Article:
From today, Ryanair passengers will only be allowed bring wheelie luggage into the cabin if they’ve paid for priority boarding.
The airline says it’s to reduce airport delays and customers will still be allowed check the luggage into the hold for free.
Spokesperson Kenny Jacobs has this advice for those travelling: "If you have checked in a bag that is absolutely fine, if you’ve got a wheelie bag and a small bag with you and you have not booked priority boarding, I would suggest you could just go to the gate and the bigger wheelie bag will be taken from you at the gate. It will be tagged and put in the hold."
"If you are particular about having your bag with you in the cabin, you will be able to purchase priority boarding."
According to Mr Jacobs, the restrictions are being introduced to reduce delays at airport gates.
"Everybody will continue to get two free bags, that continues for all customers," Mr Jacobs explains.
"Non-priority customers can bring two bags but they will be now required to put their wheelie bag - their bigger bag - in the hold, free of charge, at the boarding gate."
Our new baggage policy is commencing on Monday January 15th. Don't forget to familiarise yourself here. pic.twitter.com/deTjCEBYvX— Ryanair (@Ryanair) January 9, 2018
Meanwhile, Ryanair has said that it will not tolerate unruly or disruptive behaviour on its flights.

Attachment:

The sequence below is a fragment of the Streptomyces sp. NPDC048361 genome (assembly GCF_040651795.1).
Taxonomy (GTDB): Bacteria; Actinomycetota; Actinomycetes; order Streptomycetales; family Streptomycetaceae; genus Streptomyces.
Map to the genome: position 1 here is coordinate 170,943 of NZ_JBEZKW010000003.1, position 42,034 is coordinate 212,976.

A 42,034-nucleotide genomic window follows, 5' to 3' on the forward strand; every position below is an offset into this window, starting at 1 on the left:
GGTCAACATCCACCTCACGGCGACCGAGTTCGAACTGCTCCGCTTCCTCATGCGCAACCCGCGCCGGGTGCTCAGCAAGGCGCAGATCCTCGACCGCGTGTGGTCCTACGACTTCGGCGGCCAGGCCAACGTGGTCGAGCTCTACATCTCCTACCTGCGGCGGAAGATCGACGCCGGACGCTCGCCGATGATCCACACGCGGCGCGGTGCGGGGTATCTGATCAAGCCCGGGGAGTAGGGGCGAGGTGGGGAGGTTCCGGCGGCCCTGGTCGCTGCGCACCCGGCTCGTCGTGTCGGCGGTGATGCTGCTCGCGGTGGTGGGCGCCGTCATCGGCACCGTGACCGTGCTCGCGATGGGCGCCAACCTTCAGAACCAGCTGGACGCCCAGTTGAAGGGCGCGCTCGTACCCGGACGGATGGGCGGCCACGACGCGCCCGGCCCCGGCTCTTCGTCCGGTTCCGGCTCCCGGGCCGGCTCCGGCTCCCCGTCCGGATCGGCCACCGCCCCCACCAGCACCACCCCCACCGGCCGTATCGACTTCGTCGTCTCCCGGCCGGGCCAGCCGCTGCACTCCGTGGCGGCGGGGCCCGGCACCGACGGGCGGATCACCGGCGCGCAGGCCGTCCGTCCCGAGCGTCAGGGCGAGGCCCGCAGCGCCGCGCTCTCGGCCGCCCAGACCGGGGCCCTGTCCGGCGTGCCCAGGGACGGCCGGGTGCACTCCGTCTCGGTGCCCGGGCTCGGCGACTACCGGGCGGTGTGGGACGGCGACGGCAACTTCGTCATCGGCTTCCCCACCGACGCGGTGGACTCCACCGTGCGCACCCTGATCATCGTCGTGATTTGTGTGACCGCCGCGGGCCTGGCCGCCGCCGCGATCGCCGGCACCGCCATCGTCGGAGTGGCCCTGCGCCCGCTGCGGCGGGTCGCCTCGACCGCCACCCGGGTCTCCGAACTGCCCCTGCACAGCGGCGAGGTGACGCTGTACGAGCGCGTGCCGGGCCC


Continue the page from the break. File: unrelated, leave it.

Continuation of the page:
It comes after a Ryanair flight from Spain to Dublin had to make an unscheduled stop in Santander last week after two Irish passengers became disruptive on board.
They were escorted from the plane by the Civil Guard and Ryanair says it’s now a matter for local police.
Mr Jacobs says they’ve been calling for over a year for stricter restrictions on the sale of alcohol at airports.
"We’re saying that no one should be allowed to purchase more than two drinks at the airport," he said.
"We are also saying that there should be no alcohol sold before 10 in the morning.
"This is something that becomes a problem that the airlines have to fix. That flight diverted from Alicante to Santander rather than going on to Dublin.
"That was disruptive for all the other customers on board, it is a cost for the airline and it is something that needs to be stopped and the easiest thing to do to stop it is at the airport and controlling the amount of alcohol sold there."